At the turn of the millennium, I arrived at a cross-road that brought me a splendid, if unforeseen place, almost as if I were a traveler on Robert Frost's The Road Less Traveled. I was single again, my three children were grown and building their lives, I'd experienced a health issue and was working on an improved lifestyle. I also ached to do two other things: (1) change my long human services career in upstate New York's Catskill Mountains, where winter seemed to be at least seven months out of every year, and (2) move to a warmer place in the universe. My decision: did I want to continue on the path I'd been following pretty much all my life, or could I gather my then-fragile courage and start life brand new somewhere else? These were scary thoughts for a single woman in her late 50s. Five hundred miles away, though, I fell in love with a new mountain range, Virginia's Blue Ridge Mountains, where I knew not a soul except my daughter who was attending college in the Shenandoah Valley, and I moved. I rented a tiny cabin on a mountain in the woods and lived there in solitude for two years, working in a new career by day and, when home, communing with the incredible natural beauty that surrounded me. There I also began to write my life stories, which were aching for release. I joined the Story Circle Network in early 2001, a rich place in cyberspace for women life writers, where I strengthened my written voice and began sharing my stories. I grew there in so many ways and today I'm a long-time editor for the "True Words from Real Women" section of the quarterly Journal, as well as a reader and reviewer of women's memoirs for the SCN Book Review site, another unique place in cyberspace. Then, next year, I’ll again be honored to be program chair for our Stories from the Heart national conference in Austin, TX. I have so many loves: first, my three children: my son, Chip and daughter, Polly, both in Virginia; and my youngest daughter, Susan, in Florida, and also dear family and friends. I must also include my cats Hilary (20) and Button (5). Sometimes I foster cats and kittens for the Humane Society, but Button prefers me not to. My hobbies include reading, writing, editing, cooking, gardening, quilting, knitting, biking, and simply being with the profound beauty of the mountains that embrace my small two acres in the Blue Ridge. The life stories I began writing in 2001 have grown deeper with time, re-writes, and personal growth. Now, all these years later, I believe I've sliced through the layers to reach the heart of my story, and am presently working on the final revision of my memoir, Stitching a Patchwork Life.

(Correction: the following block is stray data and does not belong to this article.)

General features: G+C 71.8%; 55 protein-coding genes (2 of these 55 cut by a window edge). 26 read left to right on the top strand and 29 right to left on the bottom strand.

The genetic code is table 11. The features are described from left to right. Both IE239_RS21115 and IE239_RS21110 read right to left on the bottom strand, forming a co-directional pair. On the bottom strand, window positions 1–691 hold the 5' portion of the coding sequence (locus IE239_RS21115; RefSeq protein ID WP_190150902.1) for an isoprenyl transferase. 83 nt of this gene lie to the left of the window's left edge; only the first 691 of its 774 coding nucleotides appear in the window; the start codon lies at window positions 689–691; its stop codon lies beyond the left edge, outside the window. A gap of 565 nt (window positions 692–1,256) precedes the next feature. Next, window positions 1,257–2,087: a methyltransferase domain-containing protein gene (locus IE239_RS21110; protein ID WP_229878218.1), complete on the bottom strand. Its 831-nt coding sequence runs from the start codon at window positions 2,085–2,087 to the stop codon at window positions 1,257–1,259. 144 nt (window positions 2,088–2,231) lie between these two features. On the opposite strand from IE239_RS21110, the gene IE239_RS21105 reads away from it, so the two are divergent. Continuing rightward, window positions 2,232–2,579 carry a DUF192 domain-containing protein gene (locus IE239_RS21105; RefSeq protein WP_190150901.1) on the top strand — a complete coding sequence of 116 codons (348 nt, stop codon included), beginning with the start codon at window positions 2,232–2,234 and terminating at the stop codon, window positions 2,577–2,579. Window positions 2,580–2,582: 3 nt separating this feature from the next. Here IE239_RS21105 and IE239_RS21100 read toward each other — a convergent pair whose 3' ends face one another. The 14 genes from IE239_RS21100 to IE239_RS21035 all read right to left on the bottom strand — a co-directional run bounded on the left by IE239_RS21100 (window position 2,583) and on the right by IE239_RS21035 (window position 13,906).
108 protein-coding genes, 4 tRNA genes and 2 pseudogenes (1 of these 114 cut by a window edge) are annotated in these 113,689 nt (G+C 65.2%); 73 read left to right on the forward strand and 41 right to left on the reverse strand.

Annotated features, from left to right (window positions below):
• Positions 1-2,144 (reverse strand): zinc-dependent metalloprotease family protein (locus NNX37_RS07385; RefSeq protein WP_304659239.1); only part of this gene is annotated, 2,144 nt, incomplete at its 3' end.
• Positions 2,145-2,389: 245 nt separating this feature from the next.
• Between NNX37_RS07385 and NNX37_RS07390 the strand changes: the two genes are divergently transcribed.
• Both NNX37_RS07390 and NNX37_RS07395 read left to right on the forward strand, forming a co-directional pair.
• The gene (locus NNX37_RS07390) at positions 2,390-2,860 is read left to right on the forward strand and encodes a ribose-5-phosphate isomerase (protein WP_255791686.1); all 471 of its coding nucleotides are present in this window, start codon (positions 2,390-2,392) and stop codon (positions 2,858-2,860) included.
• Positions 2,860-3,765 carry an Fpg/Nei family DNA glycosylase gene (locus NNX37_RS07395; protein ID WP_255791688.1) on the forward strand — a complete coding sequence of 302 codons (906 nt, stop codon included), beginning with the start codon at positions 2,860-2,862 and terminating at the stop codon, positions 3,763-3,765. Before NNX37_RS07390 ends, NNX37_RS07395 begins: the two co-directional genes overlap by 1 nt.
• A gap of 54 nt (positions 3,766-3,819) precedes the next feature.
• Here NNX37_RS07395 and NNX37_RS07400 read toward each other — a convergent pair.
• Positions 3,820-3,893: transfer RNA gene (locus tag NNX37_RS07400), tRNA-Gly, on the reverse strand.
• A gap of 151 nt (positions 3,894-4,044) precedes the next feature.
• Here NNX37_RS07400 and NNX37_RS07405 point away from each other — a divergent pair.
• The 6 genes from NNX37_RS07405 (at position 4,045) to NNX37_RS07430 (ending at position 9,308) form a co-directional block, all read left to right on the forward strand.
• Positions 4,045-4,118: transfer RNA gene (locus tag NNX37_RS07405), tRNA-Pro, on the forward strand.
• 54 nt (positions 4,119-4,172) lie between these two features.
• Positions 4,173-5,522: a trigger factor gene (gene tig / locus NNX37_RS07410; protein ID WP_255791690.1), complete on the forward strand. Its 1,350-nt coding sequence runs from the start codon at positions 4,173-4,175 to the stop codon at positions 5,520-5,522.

This entry was posted in Mystery, The Writing Life, Womens' Writing Circles. Bookmark the permalink.

5 Responses to Writing Circles

  1. Happy anniversary, Mary Jo. This prompts me to figure out my own SCN anniversary – my research task for the day. I strongly agree with your statement “as women, our stories are both unique yet have elements of rich connection with each other. Many of our stories were universal.” and with the layering of stories through ongoing sharing in a circle. An incredible resource!

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  2. Linda Hoye says:

    What a lovely post, Mary Jo, and a testimony to the riches we mine when we tell our stories. I’m glad you joined SCN all those years ago; I’m pleased I followed suit a few years later; and I’m blessed that our paths crossed. Hugs.

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  3. Love your writing, Mary Jo. Your voice is strong. I feel as if we are sitting across from each other in your living room, sharing a cup of tea. Wonderful!

    Like